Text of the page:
Brussels program scrutinized by students

By Gail Beveridge, Contributor

The new Brussels exchange program is garnering mixed reviews among students, prompting college officials to call a meeting on March 5 that assessed the pros and cons of the Belgium experience. Officials hoped that it would draw McDaniel’s best and brightest.

Dr. Thomas Falkner, the provost and dean of the faculty, said that he called the meeting to “evaluate where we are,” concerning the exchange program with the Facult?s Universitaire Saint-Louis (FUSL), “and to make plans for the future.”

Some students are not very excited about the program. “There are issues,” said a senior who participated in the fledgling program last fall. “Big issues.”

“Frankly,” said Brenden Aston, a fall 2007 participant in the program, the meeting was called because “none of the administrators or deans knew anything about the program.”

Provost Falkner said he was “disappointed” to learn that students do not trust him in his familiarity with the university in Belgium, given his extensive work with administrators there. “I think Iim as informed about the program as I can possibly be,” he said.

One student in particular sent an email to Rose Falkner, director of international and off-campus study and the wife of Provost Falkner, to express concerns over the Brussels exchange experience just three weeks after arriving at FUSL last fall.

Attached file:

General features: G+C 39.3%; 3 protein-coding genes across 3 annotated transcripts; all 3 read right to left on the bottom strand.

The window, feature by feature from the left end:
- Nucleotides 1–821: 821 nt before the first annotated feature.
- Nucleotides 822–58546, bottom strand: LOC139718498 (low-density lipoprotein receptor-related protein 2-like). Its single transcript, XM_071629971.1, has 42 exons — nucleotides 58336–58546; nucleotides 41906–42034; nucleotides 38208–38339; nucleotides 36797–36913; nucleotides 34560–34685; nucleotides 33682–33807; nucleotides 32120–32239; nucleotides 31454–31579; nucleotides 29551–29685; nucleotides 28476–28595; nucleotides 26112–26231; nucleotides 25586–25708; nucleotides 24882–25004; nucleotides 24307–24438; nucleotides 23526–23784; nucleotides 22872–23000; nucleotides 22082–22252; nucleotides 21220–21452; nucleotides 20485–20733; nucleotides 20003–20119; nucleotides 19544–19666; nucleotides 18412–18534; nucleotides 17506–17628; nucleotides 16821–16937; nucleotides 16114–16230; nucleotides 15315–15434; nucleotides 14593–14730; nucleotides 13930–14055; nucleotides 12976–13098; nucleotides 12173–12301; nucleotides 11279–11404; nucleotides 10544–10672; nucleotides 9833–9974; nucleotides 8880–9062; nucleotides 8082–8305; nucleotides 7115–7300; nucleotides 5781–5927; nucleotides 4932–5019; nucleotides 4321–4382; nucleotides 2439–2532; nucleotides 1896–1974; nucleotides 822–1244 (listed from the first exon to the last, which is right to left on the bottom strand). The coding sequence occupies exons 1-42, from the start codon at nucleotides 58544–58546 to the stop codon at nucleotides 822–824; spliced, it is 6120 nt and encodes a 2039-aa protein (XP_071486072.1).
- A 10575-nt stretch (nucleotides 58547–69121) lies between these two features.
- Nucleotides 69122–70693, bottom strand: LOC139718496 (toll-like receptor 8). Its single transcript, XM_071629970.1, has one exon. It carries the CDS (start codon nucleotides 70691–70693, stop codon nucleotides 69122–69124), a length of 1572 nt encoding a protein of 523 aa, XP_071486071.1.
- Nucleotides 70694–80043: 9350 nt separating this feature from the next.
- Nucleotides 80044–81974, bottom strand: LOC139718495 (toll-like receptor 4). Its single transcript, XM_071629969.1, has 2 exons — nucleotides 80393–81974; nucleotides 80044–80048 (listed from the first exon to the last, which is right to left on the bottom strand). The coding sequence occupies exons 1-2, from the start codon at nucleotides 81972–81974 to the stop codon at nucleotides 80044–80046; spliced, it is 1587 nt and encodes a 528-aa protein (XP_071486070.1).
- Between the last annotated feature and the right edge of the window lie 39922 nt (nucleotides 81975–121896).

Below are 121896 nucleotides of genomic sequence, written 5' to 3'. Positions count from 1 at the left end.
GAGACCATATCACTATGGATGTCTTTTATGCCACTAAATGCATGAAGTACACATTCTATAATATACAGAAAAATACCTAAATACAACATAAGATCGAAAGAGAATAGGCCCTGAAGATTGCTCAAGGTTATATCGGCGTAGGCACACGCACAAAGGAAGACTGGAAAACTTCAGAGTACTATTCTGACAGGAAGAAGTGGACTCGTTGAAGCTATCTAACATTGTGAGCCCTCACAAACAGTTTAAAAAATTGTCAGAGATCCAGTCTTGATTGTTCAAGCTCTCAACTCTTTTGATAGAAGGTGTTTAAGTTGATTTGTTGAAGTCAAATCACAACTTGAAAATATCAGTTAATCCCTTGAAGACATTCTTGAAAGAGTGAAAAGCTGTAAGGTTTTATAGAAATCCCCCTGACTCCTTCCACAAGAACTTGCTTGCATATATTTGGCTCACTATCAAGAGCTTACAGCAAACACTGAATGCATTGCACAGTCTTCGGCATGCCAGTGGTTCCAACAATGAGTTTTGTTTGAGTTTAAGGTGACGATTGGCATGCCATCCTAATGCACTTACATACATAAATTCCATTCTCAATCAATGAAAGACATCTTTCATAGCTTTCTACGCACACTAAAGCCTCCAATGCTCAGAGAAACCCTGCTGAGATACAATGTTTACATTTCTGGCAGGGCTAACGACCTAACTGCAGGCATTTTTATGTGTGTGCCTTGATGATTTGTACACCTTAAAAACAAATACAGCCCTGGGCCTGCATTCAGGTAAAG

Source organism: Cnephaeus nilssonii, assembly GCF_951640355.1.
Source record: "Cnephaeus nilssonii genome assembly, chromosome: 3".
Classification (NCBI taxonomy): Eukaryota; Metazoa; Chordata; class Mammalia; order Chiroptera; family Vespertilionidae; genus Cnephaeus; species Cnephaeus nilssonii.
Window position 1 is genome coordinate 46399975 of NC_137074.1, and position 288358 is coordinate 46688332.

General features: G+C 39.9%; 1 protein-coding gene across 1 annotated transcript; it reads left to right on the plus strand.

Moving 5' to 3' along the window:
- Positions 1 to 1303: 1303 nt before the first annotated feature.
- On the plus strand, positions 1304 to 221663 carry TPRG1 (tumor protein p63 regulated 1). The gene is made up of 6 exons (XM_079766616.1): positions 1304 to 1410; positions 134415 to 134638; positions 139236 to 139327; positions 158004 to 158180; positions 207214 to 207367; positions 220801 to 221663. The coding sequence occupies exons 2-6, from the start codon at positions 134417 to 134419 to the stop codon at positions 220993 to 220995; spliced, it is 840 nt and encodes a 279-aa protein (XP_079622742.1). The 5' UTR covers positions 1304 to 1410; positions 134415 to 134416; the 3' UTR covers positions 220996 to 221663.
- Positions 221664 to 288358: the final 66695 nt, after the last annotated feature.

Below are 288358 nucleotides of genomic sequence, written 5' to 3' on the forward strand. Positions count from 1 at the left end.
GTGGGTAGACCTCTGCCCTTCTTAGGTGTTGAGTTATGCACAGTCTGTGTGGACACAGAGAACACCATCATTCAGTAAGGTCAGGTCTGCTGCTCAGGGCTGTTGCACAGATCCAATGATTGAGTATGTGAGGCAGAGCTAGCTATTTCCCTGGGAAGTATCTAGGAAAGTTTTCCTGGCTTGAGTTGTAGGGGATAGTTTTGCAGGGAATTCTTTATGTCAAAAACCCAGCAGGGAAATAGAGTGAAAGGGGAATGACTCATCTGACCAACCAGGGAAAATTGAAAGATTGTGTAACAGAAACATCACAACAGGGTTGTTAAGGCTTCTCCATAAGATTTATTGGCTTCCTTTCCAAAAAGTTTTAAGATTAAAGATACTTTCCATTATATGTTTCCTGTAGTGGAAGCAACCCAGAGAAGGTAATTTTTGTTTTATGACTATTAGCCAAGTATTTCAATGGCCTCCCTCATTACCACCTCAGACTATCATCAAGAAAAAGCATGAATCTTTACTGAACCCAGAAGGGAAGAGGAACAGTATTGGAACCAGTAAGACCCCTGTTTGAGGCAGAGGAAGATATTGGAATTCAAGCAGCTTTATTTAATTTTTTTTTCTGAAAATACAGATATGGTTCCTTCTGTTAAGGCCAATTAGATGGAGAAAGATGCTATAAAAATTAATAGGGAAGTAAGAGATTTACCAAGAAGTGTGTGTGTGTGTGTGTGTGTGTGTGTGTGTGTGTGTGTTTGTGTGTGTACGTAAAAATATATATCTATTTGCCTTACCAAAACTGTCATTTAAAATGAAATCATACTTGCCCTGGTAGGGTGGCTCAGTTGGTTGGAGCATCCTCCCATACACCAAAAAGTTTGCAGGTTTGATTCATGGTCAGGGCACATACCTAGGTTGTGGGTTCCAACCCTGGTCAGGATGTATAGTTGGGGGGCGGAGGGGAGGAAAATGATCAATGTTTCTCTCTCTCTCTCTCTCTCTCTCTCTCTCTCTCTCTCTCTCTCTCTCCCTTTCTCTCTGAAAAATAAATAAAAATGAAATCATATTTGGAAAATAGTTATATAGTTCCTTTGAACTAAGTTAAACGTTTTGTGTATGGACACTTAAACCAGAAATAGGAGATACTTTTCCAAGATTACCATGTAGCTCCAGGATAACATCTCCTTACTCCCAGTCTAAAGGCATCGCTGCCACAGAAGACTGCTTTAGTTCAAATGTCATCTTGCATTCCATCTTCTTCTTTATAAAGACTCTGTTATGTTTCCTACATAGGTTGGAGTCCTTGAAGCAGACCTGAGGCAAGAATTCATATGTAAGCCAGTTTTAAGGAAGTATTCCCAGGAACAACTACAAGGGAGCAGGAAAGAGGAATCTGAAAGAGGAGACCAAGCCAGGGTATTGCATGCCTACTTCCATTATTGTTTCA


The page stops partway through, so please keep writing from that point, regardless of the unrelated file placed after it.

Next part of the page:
“I am not angry, just curious,” about “some issues”” with the program, wrote the student, who prefers to remain anonymous.
“Classes, credit transfers and language barriers,” were cited as the three main concerns in the e-mail, along with the lack of attention from FUSL faculty and staff.

The FUSL faculty responsible for McDaniel students is Ms. Paulus in FUSL’s office of international programs. She held her first meeting with the students “two weeks after classes began,” according to the e-mail.

“We were the guinea pigs in this situation,” said Oliver Cima, a senior and political science major who attended FUSL in 2007 who agrees with many of the complaints outlined in the e-mail. According to Cima, the program in Brussels “wasn’t organized from the get-go.”

Two of the five students in the group that went to FUSL confirmed having failed at least one class; four of them believe they were unprepared for the European curriculum.

“I didn’t know the language would be such an issue,” Cima said.